Indonesia makes U-turn to replace palm oil export curbs with levy

The ceiling of palm export tax and levy would be raised from a combined maximum of US$375 per tonne to US$675 per tonne. PHOTO: REUTERS

JAKARTA (REUTERS) - Indonesia will remove export volume restrictions on palm oil products and raise its export levy instead, its trade minister said on Thursday (March 17), in a surprise policy U-turn just a week after it shocked markets by further tightening its curbs.

The world's biggest exporter of the edible oil has required companies to sell 30 per cent of their planned export volume of palm oil products, up from 20 per cent imposed in January, under a so-called domestic market obligation (DMO) aimed at ensuring local supply amid soaring cooking oil prices.

In a parliamentary hearing, Trade Minister Muhammad Lutfi said the policy had resulted in supply scarcity and the DMO would be withdrawn. The regulations were agreed and approved on Thursday.

Instead, the ceiling of palm export tax and levy would be raised, he said, from a combined maximum of US$375 per tonne to US$675 per tonne. The maximum crude palm oil tax would be applied when prices reach US$1,500 per tonne.

"This is the market mechanism, and hopefully this can maintain supply stability for the people," Mr Lutfi said.

Global prices of crude palm oil, which Indonesia uses for cooking oil, have surged to historic highs this year amid rising demand and weak output from top producers Indonesia and Malaysia, plus Indonesia's export limits.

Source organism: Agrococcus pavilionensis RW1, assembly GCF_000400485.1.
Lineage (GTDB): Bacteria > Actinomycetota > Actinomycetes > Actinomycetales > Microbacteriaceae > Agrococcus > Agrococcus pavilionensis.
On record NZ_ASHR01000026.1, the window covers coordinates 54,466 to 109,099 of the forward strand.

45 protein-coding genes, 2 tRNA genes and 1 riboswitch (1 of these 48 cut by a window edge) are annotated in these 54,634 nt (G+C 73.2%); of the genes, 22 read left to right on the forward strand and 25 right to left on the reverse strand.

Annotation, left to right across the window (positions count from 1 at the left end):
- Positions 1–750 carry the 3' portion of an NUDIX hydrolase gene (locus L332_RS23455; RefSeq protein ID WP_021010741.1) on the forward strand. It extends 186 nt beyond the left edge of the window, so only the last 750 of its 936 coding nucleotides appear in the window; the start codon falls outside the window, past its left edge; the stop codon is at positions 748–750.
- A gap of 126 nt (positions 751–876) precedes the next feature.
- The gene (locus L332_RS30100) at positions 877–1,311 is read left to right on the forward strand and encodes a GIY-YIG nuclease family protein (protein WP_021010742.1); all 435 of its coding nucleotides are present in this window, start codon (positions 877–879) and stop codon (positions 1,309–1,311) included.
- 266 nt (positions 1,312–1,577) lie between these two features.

Indonesia first restricted exports after prices of cooking oil - made from refined crude palm oil - rose more than 40 per cent at the start of the year amid a surge in global prices.

Despite export curbs, consumers complained that cooking oil was not available at many retailers across the country.

Indonesia Palm Oil Association (Gapki) said the removal of the curbs was welcomed but the group was still awaiting details of the export levy increases, secretary-general Eddy Martono said.

Some lawmakers at the hearing on Thursday criticised the Trade Ministry for haphazard policymaking, and said the frequent changes to its palm oil policies resulted in market volatility.

"Since January up to today, there were already at least six ministerial regulations being issued regarding cooking oil and not one of them had positive impact on the welfare of the people," Parliament member Mufti Aiman Nurul Anam said.

The government this week removed price caps on packaged cooking oil while providing subsidy for bulk cooking oil.

Explaining the decision, Mr Lutfi said there was a price disparity between the DMO and market price that was being exploited. He did not elaborate.

He also told the hearing that Indonesia had issued export permits for 3.5 million tonnes of palm oil and its refined products in the past 30 days.

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